Book Review: “A Passion for Permit”
This book is the latest in the “Masters on the Fly” series published by Tom Pero’s Wild River Press.
A Passion for Permit is exhaustive and incisive and just leafing through this two-volume set tells you that you’re about to embark on a journey.
Before going on, I would like to single out Wild River Press for supporting as big and bold an endeavor as this one: the world of niche publication is not an easy one. There are plenty of good fishing books that are currently on the market, but A Passion for Permit will undoubtedly become that masterful reference document that hardcore permit junkies will cite whenever the topic of permit fishing arises.
Also, a word on Jonathan Olch, who is, quite literally, a permit junkie. He is also a world-class angler who has spent decades chasing permit. He has figured out what makes the elusive species tick and how to catch them – and you’d be hard pressed to find a more suitable candidate to write these two hefty volumes.
Weighing in at 1,120 pages, here is a laundry list of what you’ll find:
You get the requisite, full-blown technical chapters covering permit anatomy, habitat, flies, gear, gear setup, permit geography (the book leans heavily on Belize but doesn’t skimp on other locations, some well-known, others not), tidal/weather evaluation, permit behaviour, strategies/techniques, etc. In purely technical terms, this set leaves no stone unturned.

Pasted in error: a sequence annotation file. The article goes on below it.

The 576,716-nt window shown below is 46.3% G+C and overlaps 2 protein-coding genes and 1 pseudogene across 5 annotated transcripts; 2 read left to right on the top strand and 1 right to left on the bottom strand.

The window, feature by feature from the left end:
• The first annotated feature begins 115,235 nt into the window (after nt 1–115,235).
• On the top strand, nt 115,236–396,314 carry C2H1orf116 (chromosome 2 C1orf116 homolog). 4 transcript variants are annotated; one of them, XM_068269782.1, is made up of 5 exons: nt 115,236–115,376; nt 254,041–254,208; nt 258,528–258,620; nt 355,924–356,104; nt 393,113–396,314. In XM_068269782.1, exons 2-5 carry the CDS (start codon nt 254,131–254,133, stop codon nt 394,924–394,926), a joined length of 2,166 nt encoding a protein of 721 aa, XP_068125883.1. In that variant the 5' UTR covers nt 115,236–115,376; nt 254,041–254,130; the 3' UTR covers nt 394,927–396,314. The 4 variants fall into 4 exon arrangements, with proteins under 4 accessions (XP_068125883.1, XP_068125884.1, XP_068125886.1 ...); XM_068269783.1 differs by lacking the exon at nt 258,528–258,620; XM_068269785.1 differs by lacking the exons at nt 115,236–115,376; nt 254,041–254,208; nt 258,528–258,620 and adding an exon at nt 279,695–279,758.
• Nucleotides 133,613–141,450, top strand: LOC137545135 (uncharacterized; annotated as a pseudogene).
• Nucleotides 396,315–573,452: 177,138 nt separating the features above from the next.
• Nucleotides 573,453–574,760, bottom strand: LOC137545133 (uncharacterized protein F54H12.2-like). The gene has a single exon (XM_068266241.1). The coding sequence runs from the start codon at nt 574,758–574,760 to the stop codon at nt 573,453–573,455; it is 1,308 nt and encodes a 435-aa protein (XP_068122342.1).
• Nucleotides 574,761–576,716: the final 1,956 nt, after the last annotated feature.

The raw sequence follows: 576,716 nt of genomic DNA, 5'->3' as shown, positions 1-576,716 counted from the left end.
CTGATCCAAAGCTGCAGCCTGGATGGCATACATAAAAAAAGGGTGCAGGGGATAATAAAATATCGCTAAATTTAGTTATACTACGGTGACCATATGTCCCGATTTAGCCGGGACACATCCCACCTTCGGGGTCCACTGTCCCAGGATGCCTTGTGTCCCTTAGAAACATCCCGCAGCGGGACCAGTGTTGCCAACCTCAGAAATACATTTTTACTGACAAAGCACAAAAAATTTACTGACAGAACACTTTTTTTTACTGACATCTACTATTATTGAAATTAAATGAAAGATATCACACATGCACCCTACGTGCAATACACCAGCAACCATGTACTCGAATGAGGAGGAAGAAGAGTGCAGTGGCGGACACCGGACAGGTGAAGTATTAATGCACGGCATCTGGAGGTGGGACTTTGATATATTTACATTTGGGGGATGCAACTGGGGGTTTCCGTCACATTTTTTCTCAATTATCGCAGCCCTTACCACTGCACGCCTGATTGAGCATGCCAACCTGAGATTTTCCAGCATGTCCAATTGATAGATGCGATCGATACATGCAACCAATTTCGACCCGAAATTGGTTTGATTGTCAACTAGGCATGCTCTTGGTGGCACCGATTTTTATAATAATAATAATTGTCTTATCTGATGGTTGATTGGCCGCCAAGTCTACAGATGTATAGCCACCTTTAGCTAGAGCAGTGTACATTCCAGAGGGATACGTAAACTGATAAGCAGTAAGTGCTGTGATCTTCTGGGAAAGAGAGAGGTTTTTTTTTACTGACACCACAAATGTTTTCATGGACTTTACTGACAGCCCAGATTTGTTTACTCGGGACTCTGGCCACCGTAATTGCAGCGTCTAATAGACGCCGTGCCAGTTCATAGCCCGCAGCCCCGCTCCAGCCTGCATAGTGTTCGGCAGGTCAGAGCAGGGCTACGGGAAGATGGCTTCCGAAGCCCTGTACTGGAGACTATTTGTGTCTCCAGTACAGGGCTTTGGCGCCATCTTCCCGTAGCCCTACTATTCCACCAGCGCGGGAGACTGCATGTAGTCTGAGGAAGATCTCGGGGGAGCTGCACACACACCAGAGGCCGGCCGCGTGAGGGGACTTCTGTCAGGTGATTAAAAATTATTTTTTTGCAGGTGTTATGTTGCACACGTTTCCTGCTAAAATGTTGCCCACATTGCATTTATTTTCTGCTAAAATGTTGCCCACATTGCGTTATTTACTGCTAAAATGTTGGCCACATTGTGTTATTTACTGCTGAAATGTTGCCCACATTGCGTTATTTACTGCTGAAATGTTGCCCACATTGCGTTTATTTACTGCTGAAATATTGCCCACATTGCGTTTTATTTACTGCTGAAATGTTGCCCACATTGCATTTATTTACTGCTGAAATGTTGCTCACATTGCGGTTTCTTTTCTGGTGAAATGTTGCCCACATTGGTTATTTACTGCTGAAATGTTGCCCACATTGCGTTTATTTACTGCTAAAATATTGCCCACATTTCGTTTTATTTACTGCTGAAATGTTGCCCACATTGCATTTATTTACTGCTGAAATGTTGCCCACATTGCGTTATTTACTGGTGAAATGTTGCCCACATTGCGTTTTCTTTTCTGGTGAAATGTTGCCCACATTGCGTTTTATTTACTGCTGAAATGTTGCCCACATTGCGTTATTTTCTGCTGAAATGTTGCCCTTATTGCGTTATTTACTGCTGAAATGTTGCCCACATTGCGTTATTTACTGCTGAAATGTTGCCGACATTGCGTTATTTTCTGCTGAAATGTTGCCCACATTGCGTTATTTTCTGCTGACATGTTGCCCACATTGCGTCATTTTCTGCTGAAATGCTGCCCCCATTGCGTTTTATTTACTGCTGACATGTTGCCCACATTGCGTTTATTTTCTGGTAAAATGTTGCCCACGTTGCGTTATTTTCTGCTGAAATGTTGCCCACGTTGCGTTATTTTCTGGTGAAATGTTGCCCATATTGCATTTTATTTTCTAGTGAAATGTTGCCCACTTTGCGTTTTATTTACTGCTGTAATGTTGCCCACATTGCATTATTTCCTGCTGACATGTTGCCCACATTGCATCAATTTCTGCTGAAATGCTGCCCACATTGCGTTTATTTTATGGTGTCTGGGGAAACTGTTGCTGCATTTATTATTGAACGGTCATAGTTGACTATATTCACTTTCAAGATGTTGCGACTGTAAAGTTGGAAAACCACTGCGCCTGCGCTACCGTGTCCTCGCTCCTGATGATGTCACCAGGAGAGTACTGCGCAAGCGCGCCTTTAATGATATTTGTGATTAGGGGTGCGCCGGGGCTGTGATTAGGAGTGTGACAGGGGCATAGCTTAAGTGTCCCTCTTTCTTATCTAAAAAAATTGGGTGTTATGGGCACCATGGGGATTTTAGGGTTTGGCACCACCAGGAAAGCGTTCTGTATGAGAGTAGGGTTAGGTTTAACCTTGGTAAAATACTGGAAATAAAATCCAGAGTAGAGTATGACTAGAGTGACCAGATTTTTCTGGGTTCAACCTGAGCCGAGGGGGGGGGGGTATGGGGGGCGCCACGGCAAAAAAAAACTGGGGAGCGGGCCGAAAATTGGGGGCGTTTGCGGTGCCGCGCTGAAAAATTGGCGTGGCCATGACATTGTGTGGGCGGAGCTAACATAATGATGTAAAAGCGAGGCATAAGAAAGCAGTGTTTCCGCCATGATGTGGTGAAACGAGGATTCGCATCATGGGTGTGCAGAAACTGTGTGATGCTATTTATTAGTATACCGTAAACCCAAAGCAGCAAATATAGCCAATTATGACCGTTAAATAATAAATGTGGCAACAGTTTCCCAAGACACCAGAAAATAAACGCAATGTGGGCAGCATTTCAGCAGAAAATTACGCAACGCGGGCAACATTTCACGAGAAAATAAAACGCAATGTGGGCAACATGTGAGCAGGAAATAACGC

There’s excellent photography, and lots of it (over 1,000 photos, maps, diagrams). Both topwater and underwater environments are extensively covered, letting you in on what a permit’s world is like in the most technical, visual terms. The book is also peppered with top-tier diagrams covering anatomy, knots, and casting mechanics.
Olch includes extensive journal entries, which pick up on his primary writings and go on to expand, for example, different grass types and how they harbor permit, their various prey – as well as which flies work best in each of these subtly different environments. These outstandingly detailed entries make up approximately 8% of the book and they alone are worth the price of admission. The entries come as close to on-the-water experience as you can get without actually being on the water.
Extended (20 pages plus) discussions with long-time permit aficionados, some of whom along the way have become ‘permit legends’. These chapters – nine in all – feature everything from very colourful discussions with the Huffs (Steve and son Dustin) to commentary by noted permit whisperer Lincoln Westby. Some even range all the way to what constitutes a great skiff. These nine persons (ten with Huff Jr.) have logged an astounding number of permit-dedicated hours, and all of whom are very generous with their findings, observations, story-telling (mostly historical anecdotes), and overall knowledge.
Summary: A Passion for Permit is by far the most thoroughly researched and written book published on the subject. As all good fishing books do, this one will inspire and encourage readers to seek out this beautifully mysterious species. I booked my very first permit excursion just a few weeks ago, and A Passion for Permit went a long way in preparing me in far more than just technical terms.